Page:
The Singing Nun

Had she lived, this Tuesday, October 17, would have been Jeanne-Paule Marie Deckers’ 90th birthday. Deckers was a Belgian singer-songwriter who produced a hit single in 1963 that beat The Beatles to top the American pop music charts.

Deckers was known as “Soeur Sourire” (Sister Smile), Sister Luc Gabriel, and, more familiarly, “the Singing Nun.” We would say today that her hit, “Dominique,” went viral, selling millions of copies and earning Deckers a Grammy. She also appeared on the popular Ed Sullivan show in January, 1964, again edging out The Beatles by a little more than a month. In 1966, a biographical film came out entitled The Singing Nun, starring Debbie Reynolds in the title role. Reynolds sang the hit in its English version, unfortunately giving new meaning to the phrase, “lost in translation.”

“Dominique” tells the story of Saint Dominic de Guzman, the Spanish founder of the Order of Preachers in 1216, to which Deckers belonged. It recounts his wandering and preaching the Gospel to all he came across, including heretics and others who had lost their way. Dominic strove to create a better world through love and understanding. He suffered trials but persevered in faith and humility.

In the song, Deckers proclaims her devotion to a life of service like Dominic’s no matter the cost. There is a call to be a “mighty warrior” and “soldier of the Lord.” This reminds me of the old Rite of Confirmation in which the bishop slapped each confirmand to remind them of their role as soldiers of Christ. The idea was to arm oneself with faith and the Gospel, not actual weapons. For lyrics of “Dominique” in French and English on YouTube, click here.

It is interesting to note the year 1963, since the Second Vatican Council (1962-1965) was well underway by then and promised a pastoral renewal in the church, which Pope John XXIII called an “aggiornamento” or modernization of the church. Such modernization did not come fast enough for Deckers, however, who left religious life by 1966 to pursue a recording career and move in with a former student and lover, Anne Pécher. She even wrote a song, “Glory Be to God for the Golden Pill” in praise of contraception and in an obvious swipe at Humanae Vitae, the papal encyclical on contraception.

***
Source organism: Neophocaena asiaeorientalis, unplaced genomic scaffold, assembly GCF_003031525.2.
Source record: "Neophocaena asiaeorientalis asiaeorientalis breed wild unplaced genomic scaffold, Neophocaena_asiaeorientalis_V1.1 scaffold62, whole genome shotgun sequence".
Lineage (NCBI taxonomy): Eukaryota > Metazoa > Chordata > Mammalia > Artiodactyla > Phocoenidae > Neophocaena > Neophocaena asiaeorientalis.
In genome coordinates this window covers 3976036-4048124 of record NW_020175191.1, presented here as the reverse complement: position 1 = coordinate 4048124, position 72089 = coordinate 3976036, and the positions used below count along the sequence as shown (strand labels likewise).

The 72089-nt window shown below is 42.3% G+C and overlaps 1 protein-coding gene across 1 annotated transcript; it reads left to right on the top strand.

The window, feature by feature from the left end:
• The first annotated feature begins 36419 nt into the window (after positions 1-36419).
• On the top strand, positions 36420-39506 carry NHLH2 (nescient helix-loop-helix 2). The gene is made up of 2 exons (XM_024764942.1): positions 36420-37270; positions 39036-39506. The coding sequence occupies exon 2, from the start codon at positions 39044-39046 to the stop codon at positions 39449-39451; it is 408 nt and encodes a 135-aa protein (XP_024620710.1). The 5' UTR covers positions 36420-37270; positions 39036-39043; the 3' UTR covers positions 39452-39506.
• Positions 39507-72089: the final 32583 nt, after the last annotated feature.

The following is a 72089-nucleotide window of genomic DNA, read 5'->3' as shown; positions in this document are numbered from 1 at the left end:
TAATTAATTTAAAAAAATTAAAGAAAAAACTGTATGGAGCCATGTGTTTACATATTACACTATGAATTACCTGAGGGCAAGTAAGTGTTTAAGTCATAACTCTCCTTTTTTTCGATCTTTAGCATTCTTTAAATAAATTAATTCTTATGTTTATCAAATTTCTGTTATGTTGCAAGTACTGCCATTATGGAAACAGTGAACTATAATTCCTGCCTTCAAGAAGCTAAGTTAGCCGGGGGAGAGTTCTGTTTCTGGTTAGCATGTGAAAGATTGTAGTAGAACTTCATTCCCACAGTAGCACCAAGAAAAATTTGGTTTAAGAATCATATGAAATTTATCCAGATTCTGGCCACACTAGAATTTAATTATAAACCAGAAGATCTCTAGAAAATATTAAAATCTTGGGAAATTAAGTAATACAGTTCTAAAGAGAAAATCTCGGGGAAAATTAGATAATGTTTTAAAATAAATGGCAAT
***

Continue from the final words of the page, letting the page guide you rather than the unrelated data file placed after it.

What some called modernization, others referred to as a revolution on a par with the French Revolution of 1789. The religious orders, nuns in particular, experienced some of the most radical changes in church discipline with a focus on transforming the world by being in it but not of it. Some accused the hierarchy of relativizing eternal truths in an effort to become relevant to the modern world and that a watered down faith would result, turning people away rather than attracting them to the institution.

Sadly, data collected over the decades since the council by the Pew Research Center and other organizations bear this out. The current “synod on synodality” follows the same line of thinking. The question at hand is whether truth can be arrived at by consensus, even in matters of church discipline, which, after all, affect faith and morals. Certainly, Pope Paul VI, John XXIII’s successor, had doubts, lamenting that the “smoke of Satan” had entered the church.

It may have entered Deckers life as well. After an unsuccessful return to recording (see “Soeur Sourire is Dead“), she succumbed to alcohol and barbiturates even after trying to resurrect a life of service by opening a home for autistic children in 1983. In the end, financial and legal troubles drove her and Pécher to commit suicide in 1985. They are buried together in Wavre, Belgium.

The church Deckers dreamed of did not come about in her lifetime. Neither did it accept her or her lifestyle. Still, she remained devoted to her faith and commended herself and Pécher to God’s mercy. “We are going together to meet God our Father,” she wrote in the suicide note. “He alone can save us from this financial disaster.” May they both find the salvation they yearned for.

Image credits: feature by Priscila SherlynCC BY-SA 4.0, via Wikimedia Commons; Dominican nuns from “Great songs: Singing Nun Jeanne Deckers’ Dominique,” The Australian; drawing by Zippanova, CC BY-SA 3.0, via Wikimedia Commons. Appreciation to Paul Zarowny for spotting an incorrect version of the song in a link in the original post on November 2, 2023.

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  1. I remember reading that The Singing Nun fell on hard times after she left the convent. In a way, I wasn’t too surprised since I’ve seen this happen a number of times.

    I spent seven years as a Catholic seminarian, before leaving to take a new direction in my life. Fortunately, I was successful in my professional and personal pursuits, and I certainly do not regret my time in the seminary. It gave me a perspective and friendships that have helped me along the way.

    But many others left in those turbulent late 60’s and early 70’s, and I was surprised at how many of them did not meet with much success. It was almost as if they were cast adrift once they left the structure of the religious life.

    I’m not sure I can draw any credible conclusion from this, but I think more than a few dependent personalities found it hard to thrive in a fiercely independent world.

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